3) Nasogastric or nasojejunal tube feeding

Nasojejunal tube may have merits in preventing aspiration pneumonia and resting pancreas, but a meta-analysis was not able to conclude any superiority or inferiority between nasogastric and nasojejunal feeding [22]. Considering the merits of nasogastric tube (easier placement, cheaper cost), nasojejunal tube should be used for patients with gastric outlet obstruction [7,18].

4) Formula and probiotics

ESPEN guidelines recommend standard polymeric diet in patients with AP [23]. Immuno-enhanced formulations, such as formula containing glutamine, omega-3 fatty acids, nucleotides, fibre-enhanced formulations have been tried, but they did not show clear clinical benefits [24]. For prevention of bacterial translocation from the intestinal tract to the blood stream and necrotic tissue, probiotics were tried as it could stabilize intestinal barrier. However, Besselink et al.’s randomized controlled study with probiotic prophylaxis for severe AP did not reduce infectious complications [19]. On the other hand, surgical intervention, bowel ischemia and mortality was higher in probiotics group. Meta-analysis also did not show no benefit of probiotics in AP [25]. Therefore, guidelines are against using probiotics yet [5,7].

2. Antibiotics

As AP is associated with a SIRS, especially in the early phase of the disease, patients present with fever, tachypnea, tachycardia and leukocytosis. SIRS could be mistaken as infection and can lead to unnecessary use of antibiotics. One study showed 62% of all patient with AP showed SIRS on the day of admission [26]. As infection largely determines prognosis of a patient, there is high chance of overuse of AP. A global survey showed global trend of antibiotics overuse, and Korean centers in the study reported that over 50% of patients used antibiotics among patients with AP. The survey reported 90% of antibiotics therapy is started in the first 3 days [27].

1) Prophylactic antibiotic

Guidelines do not recommend routine use of prophylactic antibiotics as they did not decrease in mortality [4-6]. Several RCTs have shown no benefit of prophylactic antibiotics for preventing infection, mortality [28-30]. No difference of mortality was consistently reported by meta-analysis of RCTs [31-33]. Poor penetration to necrosis is thought to be one of the reasons of the result, and routine prophylactic antibiotics may lead to infection by multidrug resistance bacteria or fungus with elevation of medical cost. However, there are some reports favoring prophylactic antibiotics in severe pancreatitis. Japanese guideline recommend using prophylactic wide-spectrum antibiotics for severe AP within 72 hours of onset [6]. Their meta-analysis team focused on timing of antibiotics administration, and trials with early administration (72 hours after onset of symptoms or 48 hours after admission) trials were included. Antibiotics group showed better result in mortality rates (OR 0.48; 95% confidence interval [CI] 0.25-0.94) and infection of pancreatic necrosis (OR 0.55; 95% CI 0.33-0.92) [34]. UK guideline recommend considering prophylactic antibiotics in patients with necrosis more than 30% as the risk of infected necrosis is very small when necrosis is less than 30% [4].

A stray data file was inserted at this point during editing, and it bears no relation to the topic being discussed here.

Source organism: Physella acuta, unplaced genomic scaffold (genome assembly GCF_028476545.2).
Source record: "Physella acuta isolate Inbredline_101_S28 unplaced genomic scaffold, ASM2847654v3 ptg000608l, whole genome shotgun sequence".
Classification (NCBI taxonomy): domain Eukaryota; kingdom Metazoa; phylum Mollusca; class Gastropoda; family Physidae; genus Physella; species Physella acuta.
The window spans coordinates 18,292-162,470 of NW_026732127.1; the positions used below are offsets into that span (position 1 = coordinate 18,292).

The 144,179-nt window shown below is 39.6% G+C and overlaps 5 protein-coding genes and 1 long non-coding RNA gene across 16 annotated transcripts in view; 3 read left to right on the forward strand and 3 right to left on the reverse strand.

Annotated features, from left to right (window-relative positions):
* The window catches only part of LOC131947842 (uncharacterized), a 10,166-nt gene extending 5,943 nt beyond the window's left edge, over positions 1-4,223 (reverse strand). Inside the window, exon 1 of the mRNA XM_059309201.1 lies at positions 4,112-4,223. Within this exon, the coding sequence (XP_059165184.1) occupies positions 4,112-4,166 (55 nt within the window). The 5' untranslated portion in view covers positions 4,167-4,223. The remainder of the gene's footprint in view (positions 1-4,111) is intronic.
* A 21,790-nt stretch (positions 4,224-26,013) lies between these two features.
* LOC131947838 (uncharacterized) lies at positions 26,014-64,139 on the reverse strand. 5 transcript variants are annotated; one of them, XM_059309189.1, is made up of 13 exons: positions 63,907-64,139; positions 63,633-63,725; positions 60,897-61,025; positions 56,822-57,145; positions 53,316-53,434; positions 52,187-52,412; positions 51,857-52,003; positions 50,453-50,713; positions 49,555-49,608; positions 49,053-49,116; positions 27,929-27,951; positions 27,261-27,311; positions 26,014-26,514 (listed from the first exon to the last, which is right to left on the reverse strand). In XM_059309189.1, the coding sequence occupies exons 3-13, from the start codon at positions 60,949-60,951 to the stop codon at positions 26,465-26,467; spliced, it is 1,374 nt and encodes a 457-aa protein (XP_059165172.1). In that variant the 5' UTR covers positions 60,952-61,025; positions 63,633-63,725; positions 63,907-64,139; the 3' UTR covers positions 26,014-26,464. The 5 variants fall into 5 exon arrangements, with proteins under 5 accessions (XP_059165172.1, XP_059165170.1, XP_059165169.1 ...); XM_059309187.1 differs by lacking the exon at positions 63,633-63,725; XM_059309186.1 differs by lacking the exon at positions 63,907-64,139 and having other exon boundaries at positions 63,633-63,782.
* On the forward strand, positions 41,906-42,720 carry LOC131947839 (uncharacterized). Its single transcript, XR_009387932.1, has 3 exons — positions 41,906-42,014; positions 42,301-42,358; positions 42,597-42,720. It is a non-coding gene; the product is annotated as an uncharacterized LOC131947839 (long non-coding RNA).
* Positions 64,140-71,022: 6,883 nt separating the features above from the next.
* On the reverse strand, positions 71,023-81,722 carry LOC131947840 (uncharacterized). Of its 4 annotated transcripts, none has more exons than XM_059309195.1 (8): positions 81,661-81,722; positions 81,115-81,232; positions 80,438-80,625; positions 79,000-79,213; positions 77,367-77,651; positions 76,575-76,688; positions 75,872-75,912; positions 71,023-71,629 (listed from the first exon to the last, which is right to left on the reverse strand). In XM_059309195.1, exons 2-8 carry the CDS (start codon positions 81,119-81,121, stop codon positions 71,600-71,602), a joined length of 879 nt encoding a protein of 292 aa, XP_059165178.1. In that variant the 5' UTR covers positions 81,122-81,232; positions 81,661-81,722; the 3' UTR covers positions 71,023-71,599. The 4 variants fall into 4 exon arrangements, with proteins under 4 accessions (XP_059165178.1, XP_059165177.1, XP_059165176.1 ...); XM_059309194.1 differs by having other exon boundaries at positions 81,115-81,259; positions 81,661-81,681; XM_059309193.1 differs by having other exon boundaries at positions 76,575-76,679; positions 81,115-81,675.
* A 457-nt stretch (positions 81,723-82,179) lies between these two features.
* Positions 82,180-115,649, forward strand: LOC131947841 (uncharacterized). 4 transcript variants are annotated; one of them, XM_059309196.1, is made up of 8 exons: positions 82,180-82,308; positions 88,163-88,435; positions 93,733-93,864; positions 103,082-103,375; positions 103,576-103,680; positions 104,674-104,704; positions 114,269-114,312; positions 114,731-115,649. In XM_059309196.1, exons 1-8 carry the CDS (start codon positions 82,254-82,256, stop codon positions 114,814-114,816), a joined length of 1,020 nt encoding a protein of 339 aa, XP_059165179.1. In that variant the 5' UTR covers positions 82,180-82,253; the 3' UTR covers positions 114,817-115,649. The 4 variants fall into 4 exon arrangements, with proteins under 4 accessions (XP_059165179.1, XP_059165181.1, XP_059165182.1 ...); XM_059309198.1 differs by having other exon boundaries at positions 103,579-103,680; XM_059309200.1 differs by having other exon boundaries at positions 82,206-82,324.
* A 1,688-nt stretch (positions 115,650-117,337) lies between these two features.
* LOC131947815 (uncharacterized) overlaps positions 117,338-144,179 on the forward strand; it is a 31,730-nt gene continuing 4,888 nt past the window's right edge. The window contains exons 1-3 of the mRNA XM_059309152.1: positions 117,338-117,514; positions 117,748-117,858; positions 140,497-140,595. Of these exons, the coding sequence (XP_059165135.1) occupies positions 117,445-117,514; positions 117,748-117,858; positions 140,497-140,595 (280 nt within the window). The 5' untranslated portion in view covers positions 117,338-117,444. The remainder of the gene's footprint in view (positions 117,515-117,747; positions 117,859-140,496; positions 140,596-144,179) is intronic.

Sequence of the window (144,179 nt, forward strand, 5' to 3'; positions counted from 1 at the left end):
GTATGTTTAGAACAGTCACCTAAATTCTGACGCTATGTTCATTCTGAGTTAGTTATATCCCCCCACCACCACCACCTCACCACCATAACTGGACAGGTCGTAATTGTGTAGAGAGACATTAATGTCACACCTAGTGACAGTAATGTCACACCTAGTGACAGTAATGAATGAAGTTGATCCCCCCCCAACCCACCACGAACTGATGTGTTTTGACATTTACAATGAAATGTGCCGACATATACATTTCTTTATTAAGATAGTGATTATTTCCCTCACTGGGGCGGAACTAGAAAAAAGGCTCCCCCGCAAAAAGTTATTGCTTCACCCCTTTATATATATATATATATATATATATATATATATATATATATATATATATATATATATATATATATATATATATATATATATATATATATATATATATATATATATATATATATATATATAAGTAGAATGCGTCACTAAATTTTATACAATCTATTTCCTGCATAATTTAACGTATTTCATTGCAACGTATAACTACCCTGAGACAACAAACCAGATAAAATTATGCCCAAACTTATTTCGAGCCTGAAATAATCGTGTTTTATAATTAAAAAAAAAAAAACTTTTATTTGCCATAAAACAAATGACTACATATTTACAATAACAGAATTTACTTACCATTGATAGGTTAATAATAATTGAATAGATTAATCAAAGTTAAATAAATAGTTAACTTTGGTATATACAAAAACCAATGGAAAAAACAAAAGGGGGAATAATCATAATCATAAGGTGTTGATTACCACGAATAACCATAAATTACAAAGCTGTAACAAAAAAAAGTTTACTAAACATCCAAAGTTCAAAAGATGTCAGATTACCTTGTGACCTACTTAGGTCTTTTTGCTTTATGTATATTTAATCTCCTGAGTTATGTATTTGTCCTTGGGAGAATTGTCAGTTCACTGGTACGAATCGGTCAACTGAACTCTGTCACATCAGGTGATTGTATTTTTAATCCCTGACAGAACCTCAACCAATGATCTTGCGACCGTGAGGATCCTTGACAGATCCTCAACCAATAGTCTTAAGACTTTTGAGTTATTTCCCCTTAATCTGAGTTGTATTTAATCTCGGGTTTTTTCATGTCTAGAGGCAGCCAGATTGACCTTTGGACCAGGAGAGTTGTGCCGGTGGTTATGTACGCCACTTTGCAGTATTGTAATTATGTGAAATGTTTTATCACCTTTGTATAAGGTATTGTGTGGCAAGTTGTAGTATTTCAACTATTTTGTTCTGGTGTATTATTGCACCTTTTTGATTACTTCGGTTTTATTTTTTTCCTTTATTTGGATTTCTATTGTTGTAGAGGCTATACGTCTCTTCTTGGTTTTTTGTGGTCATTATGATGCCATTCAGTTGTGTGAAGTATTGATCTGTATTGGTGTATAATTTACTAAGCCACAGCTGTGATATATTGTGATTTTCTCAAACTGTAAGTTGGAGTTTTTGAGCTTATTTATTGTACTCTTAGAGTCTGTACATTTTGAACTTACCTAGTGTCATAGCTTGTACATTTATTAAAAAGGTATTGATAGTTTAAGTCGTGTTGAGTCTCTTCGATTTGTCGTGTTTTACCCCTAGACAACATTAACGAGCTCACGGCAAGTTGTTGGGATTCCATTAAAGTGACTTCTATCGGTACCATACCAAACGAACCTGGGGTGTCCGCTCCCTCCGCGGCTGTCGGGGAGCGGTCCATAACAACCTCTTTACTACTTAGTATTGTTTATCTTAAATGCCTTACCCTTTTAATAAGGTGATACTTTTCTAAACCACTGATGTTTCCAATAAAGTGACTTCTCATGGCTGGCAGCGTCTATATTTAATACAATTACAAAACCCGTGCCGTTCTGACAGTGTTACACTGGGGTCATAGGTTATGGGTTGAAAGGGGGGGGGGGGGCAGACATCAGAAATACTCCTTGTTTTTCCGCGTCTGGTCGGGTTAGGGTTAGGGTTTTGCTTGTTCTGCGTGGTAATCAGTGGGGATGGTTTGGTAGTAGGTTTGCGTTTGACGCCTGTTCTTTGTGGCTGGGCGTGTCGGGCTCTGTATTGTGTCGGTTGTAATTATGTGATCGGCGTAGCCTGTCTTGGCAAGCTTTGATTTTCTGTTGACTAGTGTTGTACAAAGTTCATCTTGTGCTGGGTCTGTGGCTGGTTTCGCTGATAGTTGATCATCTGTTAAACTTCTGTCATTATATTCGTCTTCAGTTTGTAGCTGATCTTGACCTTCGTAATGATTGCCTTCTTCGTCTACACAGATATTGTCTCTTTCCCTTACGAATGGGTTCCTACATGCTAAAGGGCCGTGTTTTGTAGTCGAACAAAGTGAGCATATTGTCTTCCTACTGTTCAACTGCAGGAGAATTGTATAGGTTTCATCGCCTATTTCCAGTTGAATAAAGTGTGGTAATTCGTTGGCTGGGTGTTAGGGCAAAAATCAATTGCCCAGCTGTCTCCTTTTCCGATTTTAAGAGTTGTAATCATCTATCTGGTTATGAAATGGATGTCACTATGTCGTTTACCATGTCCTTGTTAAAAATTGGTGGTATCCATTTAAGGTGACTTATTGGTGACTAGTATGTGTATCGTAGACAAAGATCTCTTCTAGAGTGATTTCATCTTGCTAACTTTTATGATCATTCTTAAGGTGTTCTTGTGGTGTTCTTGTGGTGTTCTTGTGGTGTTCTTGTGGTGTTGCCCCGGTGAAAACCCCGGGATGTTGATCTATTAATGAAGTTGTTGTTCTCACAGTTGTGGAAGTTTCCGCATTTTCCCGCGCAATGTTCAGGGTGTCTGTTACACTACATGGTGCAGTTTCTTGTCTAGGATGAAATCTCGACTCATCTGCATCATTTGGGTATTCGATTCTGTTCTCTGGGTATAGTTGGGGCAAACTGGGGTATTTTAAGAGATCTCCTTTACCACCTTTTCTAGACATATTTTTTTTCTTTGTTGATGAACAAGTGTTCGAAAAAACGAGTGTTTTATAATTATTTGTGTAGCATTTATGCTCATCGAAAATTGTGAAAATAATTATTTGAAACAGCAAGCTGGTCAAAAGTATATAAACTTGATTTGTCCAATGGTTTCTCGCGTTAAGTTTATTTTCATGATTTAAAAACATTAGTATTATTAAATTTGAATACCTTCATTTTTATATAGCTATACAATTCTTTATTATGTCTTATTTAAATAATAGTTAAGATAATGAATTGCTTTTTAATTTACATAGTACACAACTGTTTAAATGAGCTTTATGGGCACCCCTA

Even though prophylactic antibiotics is not generally recommended, broad spectrum antibiotic should be initiated when infection is suspicious. Image (gas in a pancreatic or peripancreatic collection), laboratory examination (worsening white blood cell [WBC], CRP, procalcitonin), clinical symptom/sign (sustained fever, persistent unwellness, or clinical deterioration) are suggested [18]. However, WBC or CRP should not be sole factor to decide to use antibiotics [27]. As many of these factors can be seen in the setting of SIRS, distinguishing infected necrosis could be difficult based on clinical parameters alone.

2) Which antibiotics should be used?

For selection of antibiotics, penetration to pancreatic tissue as well as necrotic tissue and specific activity against the common bacteria for pancreatic infection should be considered. Major organisms are gastrointestinal Gram-negative bacteria (E. coli, Pseudomonas, Proteus, Klebsiella ). Traditionally, carbapenem and quinolone have been used for acute pancreatitis. The 3rd or higher generation cephalosporine also seems to show good penetration to the pancreatic tissue [35,36].

CONCLUSIONS

Nutritional optimization is important and if possible, immediate enteral feeding is recommended. Prophylactic antibiotics could not be generally recommended, but clinician should not hesitate to use antibiotics if there is any clinical clue of infection.

Notes

Conflict of Interest

The authors have no conflicts to disclose.